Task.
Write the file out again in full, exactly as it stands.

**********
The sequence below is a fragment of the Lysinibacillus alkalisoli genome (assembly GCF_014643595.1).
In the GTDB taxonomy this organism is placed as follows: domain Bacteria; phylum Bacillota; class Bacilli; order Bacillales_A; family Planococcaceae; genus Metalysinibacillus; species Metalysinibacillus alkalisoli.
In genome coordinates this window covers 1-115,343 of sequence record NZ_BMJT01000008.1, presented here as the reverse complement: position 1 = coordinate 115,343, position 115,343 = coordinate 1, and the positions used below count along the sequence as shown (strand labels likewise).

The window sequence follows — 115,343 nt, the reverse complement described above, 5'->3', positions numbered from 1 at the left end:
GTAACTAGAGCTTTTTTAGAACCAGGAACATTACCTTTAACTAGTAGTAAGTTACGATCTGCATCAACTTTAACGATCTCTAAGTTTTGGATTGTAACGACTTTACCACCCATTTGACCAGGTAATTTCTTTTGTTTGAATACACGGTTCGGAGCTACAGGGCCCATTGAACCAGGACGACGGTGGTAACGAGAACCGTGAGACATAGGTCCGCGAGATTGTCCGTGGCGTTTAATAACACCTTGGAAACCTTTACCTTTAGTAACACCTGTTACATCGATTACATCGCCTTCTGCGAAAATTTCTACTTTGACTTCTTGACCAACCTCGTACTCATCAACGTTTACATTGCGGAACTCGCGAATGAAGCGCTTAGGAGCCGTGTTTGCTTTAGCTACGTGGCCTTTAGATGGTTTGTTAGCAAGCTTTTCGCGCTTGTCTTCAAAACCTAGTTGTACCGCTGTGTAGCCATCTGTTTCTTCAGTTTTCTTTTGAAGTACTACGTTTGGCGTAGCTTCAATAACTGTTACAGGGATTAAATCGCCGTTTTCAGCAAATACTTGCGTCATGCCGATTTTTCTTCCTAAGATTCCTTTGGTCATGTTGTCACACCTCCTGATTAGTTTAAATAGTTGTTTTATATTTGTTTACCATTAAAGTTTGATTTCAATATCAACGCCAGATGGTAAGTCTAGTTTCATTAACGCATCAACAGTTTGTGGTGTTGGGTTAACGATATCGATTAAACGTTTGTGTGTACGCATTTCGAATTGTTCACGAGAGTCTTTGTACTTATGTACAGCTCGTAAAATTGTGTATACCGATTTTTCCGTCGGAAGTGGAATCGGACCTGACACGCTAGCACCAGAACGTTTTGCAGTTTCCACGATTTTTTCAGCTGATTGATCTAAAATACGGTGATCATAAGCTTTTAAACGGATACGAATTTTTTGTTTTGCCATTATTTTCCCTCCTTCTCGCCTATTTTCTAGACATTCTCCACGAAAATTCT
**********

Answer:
The sequence below is a fragment of the Lysinibacillus alkalisoli genome (assembly GCF_014643595.1).
In the GTDB taxonomy this organism is placed as follows: domain Bacteria; phylum Bacillota; class Bacilli; order Bacillales_A; family Planococcaceae; genus Metalysinibacillus; species Metalysinibacillus alkalisoli.
In genome coordinates this window covers 1-115,343 of sequence record NZ_BMJT01000008.1, presented here as the reverse complement: position 1 = coordinate 115,343, position 115,343 = coordinate 1, and the positions used below count along the sequence as shown (strand labels likewise).

The window sequence follows — 115,343 nt, the reverse complement described above, 5'->3', positions numbered from 1 at the left end:
GTAACTAGAGCTTTTTTAGAACCAGGAACATTACCTTTAACTAGTAGTAAGTTACGATCTGCATCAACTTTAACGATCTCTAAGTTTTGGATTGTAACGACTTTACCACCCATTTGACCAGGTAATTTCTTTTGTTTGAATACACGGTTCGGAGCTACAGGGCCCATTGAACCAGGACGACGGTGGTAACGAGAACCGTGAGACATAGGTCCGCGAGATTGTCCGTGGCGTTTAATAACACCTTGGAAACCTTTACCTTTAGTAACACCTGTTACATCGATTACATCGCCTTCTGCGAAAATTTCTACTTTGACTTCTTGACCAACCTCGTACTCATCAACGTTTACATTGCGGAACTCGCGAATGAAGCGCTTAGGAGCCGTGTTTGCTTTAGCTACGTGGCCTTTAGATGGTTTGTTAGCAAGCTTTTCGCGCTTGTCTTCAAAACCTAGTTGTACCGCTGTGTAGCCATCTGTTTCTTCAGTTTTCTTTTGAAGTACTACGTTTGGCGTAGCTTCAATAACTGTTACAGGGATTAAATCGCCGTTTTCAGCAAATACTTGCGTCATGCCGATTTTTCTTCCTAAGATTCCTTTGGTCATGTTGTCACACCTCCTGATTAGTTTAAATAGTTGTTTTATATTTGTTTACCATTAAAGTTTGATTTCAATATCAACGCCAGATGGTAAGTCTAGTTTCATTAACGCATCAACAGTTTGTGGTGTTGGGTTAACGATATCGATTAAACGTTTGTGTGTACGCATTTCGAATTGTTCACGAGAGTCTTTGTACTTATGTACAGCTCGTAAAATTGTGTATACCGATTTTTCCGTCGGAAGTGGAATCGGACCTGACACGCTAGCACCAGAACGTTTTGCAGTTTCCACGATTTTTTCAGCTGATTGATCTAAAATACGGTGATCATAAGCTTTTAAACGGATACGAATTTTTTGTTTTGCCATTATTTTCCCTCCTTCTCGCCTATTTTCTAGACATTCTCCACGAAAATTCT